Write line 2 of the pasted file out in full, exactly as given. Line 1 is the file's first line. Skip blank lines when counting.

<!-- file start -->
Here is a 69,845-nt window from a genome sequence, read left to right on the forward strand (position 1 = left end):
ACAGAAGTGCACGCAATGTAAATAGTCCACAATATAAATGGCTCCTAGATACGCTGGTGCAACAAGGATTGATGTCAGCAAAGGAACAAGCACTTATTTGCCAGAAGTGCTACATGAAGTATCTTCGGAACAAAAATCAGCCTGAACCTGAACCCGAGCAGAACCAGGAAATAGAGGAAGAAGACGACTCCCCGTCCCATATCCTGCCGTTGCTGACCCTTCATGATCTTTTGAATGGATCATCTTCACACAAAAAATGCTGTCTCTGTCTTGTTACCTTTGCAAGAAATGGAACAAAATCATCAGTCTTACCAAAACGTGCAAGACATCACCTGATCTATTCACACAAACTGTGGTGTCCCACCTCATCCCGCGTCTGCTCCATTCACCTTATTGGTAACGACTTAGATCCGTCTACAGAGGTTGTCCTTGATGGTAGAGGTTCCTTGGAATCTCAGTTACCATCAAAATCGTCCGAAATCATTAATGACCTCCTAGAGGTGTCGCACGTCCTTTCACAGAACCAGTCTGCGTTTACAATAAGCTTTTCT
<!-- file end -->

ACAGAAGTGCACGCAATGTAAATAGTCCACAATATAAATGGCTCCTAGATACGCTGGTGCAACAAGGATTGATGTCAGCAAAGGAACAAGCACTTATTTGCCAGAAGTGCTACATGAAGTATCTTCGGAACAAAAATCAGCCTGAACCTGAACCCGAGCAGAACCAGGAAATAGAGGAAGAAGACGACTCCCCGTCCCATATCCTGCCGTTGCTGACCCTTCATGATCTTTTGAATGGATCATCTTCACACAAAAAATGCTGTCTCTGTCTTGTTACCTTTGCAAGAAATGGAACAAAATCATCAGTCTTACCAAAACGTGCAAGACATCACCTGATCTATTCACACAAACTGTGGTGTCCCACCTCATCCCGCGTCTGCTCCATTCACCTTATTGGTAACGACTTAGATCCGTCTACAGAGGTTGTCCTTGATGGTAGAGGTTCCTTGGAATCTCAGTTACCATCAAAATCGTCCGAAATCATTAATGACCTCCTAGAGGTGTCGCACGTCCTTTCACAGAACCAGTCTGCGTTTACAATAAGCTTTTCT